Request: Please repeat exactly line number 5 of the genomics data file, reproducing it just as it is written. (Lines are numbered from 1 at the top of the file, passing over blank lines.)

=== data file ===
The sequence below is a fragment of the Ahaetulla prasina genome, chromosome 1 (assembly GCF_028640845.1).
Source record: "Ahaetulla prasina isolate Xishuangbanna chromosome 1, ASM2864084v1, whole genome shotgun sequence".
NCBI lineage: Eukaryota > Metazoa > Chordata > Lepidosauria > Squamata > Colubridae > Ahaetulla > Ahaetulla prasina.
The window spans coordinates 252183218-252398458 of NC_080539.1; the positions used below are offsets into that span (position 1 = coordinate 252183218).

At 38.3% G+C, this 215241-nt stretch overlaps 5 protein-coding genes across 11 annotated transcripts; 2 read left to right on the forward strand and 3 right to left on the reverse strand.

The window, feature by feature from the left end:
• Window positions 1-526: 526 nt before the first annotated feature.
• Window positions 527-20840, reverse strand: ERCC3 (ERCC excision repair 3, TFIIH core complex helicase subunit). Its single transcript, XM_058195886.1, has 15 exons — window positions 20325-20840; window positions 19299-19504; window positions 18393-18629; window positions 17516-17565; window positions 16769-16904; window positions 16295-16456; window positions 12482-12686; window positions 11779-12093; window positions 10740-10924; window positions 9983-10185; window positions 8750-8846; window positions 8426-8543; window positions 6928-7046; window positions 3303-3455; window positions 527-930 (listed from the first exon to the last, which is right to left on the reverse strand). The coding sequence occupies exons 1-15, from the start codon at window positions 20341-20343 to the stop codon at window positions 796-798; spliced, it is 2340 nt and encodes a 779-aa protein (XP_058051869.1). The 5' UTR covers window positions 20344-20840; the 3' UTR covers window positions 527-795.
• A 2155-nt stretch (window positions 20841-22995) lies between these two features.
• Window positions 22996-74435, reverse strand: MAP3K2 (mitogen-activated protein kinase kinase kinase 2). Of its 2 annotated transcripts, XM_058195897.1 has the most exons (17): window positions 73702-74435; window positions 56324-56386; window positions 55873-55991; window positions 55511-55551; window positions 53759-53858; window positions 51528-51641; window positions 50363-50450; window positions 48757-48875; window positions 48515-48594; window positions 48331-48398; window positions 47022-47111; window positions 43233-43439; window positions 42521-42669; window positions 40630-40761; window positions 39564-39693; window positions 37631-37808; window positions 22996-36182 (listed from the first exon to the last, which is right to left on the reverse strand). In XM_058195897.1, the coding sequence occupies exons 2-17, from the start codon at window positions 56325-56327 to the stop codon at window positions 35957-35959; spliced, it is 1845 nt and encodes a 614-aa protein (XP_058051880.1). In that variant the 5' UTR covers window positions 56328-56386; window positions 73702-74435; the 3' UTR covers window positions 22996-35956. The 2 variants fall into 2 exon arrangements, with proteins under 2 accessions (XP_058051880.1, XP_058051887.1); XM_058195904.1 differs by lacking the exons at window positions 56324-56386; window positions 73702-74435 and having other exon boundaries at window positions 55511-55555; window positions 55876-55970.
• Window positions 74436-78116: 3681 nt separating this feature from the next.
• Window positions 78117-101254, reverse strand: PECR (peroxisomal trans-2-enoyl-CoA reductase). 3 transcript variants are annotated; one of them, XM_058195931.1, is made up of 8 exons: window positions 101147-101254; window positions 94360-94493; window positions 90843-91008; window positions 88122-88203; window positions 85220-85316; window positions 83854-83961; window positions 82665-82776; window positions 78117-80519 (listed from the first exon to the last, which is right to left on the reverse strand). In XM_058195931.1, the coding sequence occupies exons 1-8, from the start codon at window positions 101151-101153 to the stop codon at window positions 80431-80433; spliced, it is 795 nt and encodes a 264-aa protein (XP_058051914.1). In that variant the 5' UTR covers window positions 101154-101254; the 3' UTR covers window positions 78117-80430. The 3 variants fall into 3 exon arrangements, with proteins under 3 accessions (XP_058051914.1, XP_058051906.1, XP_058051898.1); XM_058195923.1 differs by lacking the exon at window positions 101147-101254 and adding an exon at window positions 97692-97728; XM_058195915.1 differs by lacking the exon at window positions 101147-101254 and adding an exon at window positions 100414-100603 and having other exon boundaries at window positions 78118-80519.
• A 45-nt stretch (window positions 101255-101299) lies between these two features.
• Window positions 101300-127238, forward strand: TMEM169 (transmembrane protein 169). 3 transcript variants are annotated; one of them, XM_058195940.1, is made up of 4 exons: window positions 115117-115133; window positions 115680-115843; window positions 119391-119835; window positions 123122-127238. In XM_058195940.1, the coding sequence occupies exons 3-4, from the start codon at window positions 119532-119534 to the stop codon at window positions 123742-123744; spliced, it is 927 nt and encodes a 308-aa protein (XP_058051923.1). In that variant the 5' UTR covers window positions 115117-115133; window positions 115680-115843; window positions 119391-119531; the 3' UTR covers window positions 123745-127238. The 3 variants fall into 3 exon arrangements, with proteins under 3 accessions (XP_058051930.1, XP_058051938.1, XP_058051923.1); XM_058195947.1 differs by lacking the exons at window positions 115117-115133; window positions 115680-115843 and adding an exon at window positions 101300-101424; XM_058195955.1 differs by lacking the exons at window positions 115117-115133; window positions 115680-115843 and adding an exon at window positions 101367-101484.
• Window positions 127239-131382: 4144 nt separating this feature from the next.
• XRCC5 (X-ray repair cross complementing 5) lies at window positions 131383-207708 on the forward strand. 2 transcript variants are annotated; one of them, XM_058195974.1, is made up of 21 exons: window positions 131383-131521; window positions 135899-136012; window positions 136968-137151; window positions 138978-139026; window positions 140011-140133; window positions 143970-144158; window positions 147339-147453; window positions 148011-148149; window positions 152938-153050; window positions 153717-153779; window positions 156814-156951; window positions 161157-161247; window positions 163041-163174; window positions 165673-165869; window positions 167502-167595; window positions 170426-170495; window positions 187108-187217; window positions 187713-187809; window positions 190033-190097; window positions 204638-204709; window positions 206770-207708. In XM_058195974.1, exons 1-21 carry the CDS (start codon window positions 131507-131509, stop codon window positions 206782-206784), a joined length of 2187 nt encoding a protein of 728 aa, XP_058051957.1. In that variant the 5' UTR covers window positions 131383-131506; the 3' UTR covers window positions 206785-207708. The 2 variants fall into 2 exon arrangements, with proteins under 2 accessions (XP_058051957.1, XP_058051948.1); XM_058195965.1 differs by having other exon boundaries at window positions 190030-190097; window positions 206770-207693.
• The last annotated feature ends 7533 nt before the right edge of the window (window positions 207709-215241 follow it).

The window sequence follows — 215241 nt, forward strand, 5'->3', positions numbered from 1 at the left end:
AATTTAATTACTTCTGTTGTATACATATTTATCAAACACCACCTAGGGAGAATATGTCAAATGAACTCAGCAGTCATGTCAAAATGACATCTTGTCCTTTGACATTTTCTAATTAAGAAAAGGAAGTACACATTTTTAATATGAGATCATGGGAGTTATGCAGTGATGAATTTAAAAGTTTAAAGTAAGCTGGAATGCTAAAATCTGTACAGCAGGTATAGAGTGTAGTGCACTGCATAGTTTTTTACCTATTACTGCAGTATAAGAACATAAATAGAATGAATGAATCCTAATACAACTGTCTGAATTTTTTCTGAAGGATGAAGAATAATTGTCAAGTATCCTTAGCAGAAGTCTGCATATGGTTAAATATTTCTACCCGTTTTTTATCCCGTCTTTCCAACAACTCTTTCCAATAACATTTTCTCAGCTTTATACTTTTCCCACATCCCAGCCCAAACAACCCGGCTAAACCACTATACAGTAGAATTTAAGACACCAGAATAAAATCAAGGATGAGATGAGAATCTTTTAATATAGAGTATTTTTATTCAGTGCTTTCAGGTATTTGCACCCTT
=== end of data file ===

At 38.3% G+C, this 215241-nt stretch overlaps 5 protein-coding genes across 11 annotated transcripts; 2 read left to right on the forward strand and 3 right to left on the reverse strand.